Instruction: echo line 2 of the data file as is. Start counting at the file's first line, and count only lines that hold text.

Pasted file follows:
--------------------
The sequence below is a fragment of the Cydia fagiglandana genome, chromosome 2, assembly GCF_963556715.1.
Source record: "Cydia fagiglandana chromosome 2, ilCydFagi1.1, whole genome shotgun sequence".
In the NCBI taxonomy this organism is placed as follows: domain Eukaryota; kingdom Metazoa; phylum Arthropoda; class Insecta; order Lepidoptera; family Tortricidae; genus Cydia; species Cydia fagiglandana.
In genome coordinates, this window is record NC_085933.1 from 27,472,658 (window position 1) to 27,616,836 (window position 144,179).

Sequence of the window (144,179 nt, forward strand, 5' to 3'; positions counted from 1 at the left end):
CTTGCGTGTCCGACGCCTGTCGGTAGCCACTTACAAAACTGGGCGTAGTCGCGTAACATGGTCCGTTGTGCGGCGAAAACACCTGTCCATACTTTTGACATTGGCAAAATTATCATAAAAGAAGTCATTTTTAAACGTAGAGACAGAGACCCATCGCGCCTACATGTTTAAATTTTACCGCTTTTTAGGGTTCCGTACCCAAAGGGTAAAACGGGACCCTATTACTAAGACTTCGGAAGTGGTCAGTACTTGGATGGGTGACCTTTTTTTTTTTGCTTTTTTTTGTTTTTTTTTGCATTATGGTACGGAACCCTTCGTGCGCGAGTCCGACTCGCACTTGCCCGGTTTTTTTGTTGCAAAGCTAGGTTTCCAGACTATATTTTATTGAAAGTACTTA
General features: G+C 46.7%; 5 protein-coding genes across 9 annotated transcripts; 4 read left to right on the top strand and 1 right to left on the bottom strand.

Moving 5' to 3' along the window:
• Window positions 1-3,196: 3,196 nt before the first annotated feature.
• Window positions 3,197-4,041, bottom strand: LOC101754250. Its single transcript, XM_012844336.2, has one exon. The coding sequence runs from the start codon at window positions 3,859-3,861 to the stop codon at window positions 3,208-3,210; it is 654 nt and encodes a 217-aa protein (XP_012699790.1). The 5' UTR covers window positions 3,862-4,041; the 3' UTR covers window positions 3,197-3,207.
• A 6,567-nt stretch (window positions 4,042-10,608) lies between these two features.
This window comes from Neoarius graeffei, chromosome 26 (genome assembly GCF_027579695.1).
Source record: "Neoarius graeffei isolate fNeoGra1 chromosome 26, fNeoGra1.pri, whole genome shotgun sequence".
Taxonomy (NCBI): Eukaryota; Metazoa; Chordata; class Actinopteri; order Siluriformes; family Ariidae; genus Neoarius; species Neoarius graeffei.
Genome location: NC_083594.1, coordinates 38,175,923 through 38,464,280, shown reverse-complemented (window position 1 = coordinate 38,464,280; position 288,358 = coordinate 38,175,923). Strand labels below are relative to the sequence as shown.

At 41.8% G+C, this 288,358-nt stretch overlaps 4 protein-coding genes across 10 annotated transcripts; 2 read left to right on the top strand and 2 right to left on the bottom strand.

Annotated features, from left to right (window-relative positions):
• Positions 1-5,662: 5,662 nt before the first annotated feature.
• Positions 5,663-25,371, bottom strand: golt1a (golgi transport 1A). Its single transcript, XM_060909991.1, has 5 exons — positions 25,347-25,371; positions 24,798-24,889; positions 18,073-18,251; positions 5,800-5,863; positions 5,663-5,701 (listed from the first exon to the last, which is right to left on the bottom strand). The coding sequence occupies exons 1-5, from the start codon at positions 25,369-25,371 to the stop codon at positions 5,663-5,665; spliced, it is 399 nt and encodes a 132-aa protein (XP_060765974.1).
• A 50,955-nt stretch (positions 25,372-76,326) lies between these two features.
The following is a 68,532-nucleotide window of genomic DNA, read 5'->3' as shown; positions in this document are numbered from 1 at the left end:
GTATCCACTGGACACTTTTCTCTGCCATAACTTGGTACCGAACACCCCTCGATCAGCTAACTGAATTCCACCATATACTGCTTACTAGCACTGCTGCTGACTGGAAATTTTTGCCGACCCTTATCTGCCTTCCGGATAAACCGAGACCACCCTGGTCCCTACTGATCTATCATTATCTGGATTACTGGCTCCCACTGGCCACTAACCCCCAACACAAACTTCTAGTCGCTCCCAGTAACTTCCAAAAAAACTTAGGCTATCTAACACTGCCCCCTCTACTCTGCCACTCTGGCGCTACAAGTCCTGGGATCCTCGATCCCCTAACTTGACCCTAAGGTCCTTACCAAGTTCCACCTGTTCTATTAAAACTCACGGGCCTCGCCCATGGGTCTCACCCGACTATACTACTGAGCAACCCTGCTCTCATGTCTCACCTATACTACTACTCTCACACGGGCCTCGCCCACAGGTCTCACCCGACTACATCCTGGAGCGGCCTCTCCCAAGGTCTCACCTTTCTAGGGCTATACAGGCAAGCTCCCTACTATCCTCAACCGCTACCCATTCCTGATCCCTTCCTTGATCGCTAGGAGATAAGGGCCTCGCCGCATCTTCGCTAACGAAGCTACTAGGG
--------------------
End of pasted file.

Source record: "Cydia fagiglandana chromosome 2, ilCydFagi1.1, whole genome shotgun sequence".